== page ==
Disc Pathology After Auto Injuries: An MRI Study
In this study, Swedish researchers1 performed MRI exams on 39 auto injury patients an average of 11 days their accidents. These same patients were re-examined by MRI two years later, and the findings were compared.
The study found that a total of 13 patients (33%) had disc herniations that were graded as moderate or severe. "The majority of disc herniations were at C4-C6, which is in accordance with findings in previous studies, indicating that this is the most stressed segment."
"Persistent symptoms developed in five of six patients with grade 3 disc herniation, and three patients were still on sick-leave at the follow-up examination 2 years after trauma compared with 1/14 of patients with no disc pathology. This demonstrates a possible association between the whiplash injury and cervical disc disease as was recently proposed."
Of the 39 patients, 17 (44%) reported symptoms from their accident; 15% of the patients had daily symptoms. This discrepancy between the large number of patients with symptoms and the relatively few patients with disc pathology led the authors to this conclusion:
"Although disc pathology seems to be one contributing factor in the development of chronic symptoms after whiplash injuries, it seems unnecessary to examine these acute patients using MRI because of the relatively high proportion of false-positive findings that are associated with it."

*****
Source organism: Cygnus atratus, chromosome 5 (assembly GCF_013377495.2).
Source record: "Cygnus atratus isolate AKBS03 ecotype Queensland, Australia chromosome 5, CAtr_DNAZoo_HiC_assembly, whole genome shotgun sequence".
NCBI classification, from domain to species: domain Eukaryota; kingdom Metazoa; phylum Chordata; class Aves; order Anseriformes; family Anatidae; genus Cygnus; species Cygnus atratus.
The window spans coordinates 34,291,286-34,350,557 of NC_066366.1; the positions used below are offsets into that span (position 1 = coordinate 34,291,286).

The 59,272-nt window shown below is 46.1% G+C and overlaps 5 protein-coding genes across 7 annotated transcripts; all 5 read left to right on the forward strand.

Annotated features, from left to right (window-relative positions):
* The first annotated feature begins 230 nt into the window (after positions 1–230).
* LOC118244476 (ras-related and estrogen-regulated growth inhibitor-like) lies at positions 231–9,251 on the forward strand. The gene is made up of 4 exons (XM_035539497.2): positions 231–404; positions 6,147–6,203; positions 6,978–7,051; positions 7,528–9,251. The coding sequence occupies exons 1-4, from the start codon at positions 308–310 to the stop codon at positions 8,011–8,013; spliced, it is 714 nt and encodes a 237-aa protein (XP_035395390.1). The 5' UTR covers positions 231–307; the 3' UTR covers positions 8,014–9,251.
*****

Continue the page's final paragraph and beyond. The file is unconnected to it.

"Magnetic resonance imaging is indicated later in the course of treatment for patients with persistent arm pain, neurologic deficits, or clinical signs of nerve root compression..."
The data from this study was analyzed by another author, who found that patients with disc abnormalities (at the two year follow-up) were 2.7 times more likely to have symptoms than those patients without lesions.2
- Pettersson K, Hildingsson C, Toolanen G, et al. Disc pathology after whiplash injury: a prospective magnetic resonance imaging and clinical investigation. Spine 1997;22(3):283-288.
- Boden SC. Point of View. Spine 1997;22(3):288.